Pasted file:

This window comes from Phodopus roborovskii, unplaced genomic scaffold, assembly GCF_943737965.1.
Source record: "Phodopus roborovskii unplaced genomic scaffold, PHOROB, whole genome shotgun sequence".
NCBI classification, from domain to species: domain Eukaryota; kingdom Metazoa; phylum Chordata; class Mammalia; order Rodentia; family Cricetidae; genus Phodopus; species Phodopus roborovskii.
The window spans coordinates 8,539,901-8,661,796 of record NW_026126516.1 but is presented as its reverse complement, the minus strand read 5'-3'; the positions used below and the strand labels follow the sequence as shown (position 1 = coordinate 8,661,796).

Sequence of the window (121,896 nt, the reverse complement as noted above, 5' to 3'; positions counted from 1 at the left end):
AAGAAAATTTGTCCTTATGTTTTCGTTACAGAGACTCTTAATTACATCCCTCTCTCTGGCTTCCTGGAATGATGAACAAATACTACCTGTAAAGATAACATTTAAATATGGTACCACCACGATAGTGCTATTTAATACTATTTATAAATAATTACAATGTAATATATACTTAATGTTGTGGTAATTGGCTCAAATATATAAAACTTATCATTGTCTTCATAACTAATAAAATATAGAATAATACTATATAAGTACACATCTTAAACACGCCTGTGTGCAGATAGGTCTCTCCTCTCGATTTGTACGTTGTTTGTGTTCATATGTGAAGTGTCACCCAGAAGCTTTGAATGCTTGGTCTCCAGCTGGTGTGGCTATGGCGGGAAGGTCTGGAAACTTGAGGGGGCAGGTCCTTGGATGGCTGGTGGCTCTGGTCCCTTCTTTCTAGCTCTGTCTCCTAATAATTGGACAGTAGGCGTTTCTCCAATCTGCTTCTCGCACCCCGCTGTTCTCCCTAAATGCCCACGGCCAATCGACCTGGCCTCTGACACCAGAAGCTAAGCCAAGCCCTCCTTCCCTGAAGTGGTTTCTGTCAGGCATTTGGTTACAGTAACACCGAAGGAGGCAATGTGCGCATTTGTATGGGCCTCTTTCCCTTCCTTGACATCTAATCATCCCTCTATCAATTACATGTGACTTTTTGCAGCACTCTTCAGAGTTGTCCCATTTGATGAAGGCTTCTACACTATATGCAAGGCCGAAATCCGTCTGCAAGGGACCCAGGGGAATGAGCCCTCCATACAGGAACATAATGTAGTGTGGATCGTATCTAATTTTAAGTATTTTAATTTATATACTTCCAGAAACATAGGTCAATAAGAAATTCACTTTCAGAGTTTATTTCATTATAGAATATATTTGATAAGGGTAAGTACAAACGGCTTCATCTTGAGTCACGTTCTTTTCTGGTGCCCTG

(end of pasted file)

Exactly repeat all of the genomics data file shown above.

This window comes from Phodopus roborovskii, unplaced genomic scaffold, assembly GCF_943737965.1.
Source record: "Phodopus roborovskii unplaced genomic scaffold, PHOROB, whole genome shotgun sequence".
NCBI classification, from domain to species: domain Eukaryota; kingdom Metazoa; phylum Chordata; class Mammalia; order Rodentia; family Cricetidae; genus Phodopus; species Phodopus roborovskii.
The window spans coordinates 8,539,901-8,661,796 of record NW_026126516.1 but is presented as its reverse complement, the minus strand read 5'-3'; the positions used below and the strand labels follow the sequence as shown (position 1 = coordinate 8,661,796).

Sequence of the window (121,896 nt, the reverse complement as noted above, 5' to 3'; positions counted from 1 at the left end):
AAGAAAATTTGTCCTTATGTTTTCGTTACAGAGACTCTTAATTACATCCCTCTCTCTGGCTTCCTGGAATGATGAACAAATACTACCTGTAAAGATAACATTTAAATATGGTACCACCACGATAGTGCTATTTAATACTATTTATAAATAATTACAATGTAATATATACTTAATGTTGTGGTAATTGGCTCAAATATATAAAACTTATCATTGTCTTCATAACTAATAAAATATAGAATAATACTATATAAGTACACATCTTAAACACGCCTGTGTGCAGATAGGTCTCTCCTCTCGATTTGTACGTTGTTTGTGTTCATATGTGAAGTGTCACCCAGAAGCTTTGAATGCTTGGTCTCCAGCTGGTGTGGCTATGGCGGGAAGGTCTGGAAACTTGAGGGGGCAGGTCCTTGGATGGCTGGTGGCTCTGGTCCCTTCTTTCTAGCTCTGTCTCCTAATAATTGGACAGTAGGCGTTTCTCCAATCTGCTTCTCGCACCCCGCTGTTCTCCCTAAATGCCCACGGCCAATCGACCTGGCCTCTGACACCAGAAGCTAAGCCAAGCCCTCCTTCCCTGAAGTGGTTTCTGTCAGGCATTTGGTTACAGTAACACCGAAGGAGGCAATGTGCGCATTTGTATGGGCCTCTTTCCCTTCCTTGACATCTAATCATCCCTCTATCAATTACATGTGACTTTTTGCAGCACTCTTCAGAGTTGTCCCATTTGATGAAGGCTTCTACACTATATGCAAGGCCGAAATCCGTCTGCAAGGGACCCAGGGGAATGAGCCCTCCATACAGGAACATAATGTAGTGTGGATCGTATCTAATTTTAAGTATTTTAATTTATATACTTCCAGAAACATAGGTCAATAAGAAATTCACTTTCAGAGTTTATTTCATTATAGAATATATTTGATAAGGGTAAGTACAAACGGCTTCATCTTGAGTCACGTTCTTTTCTGGTGCCCTG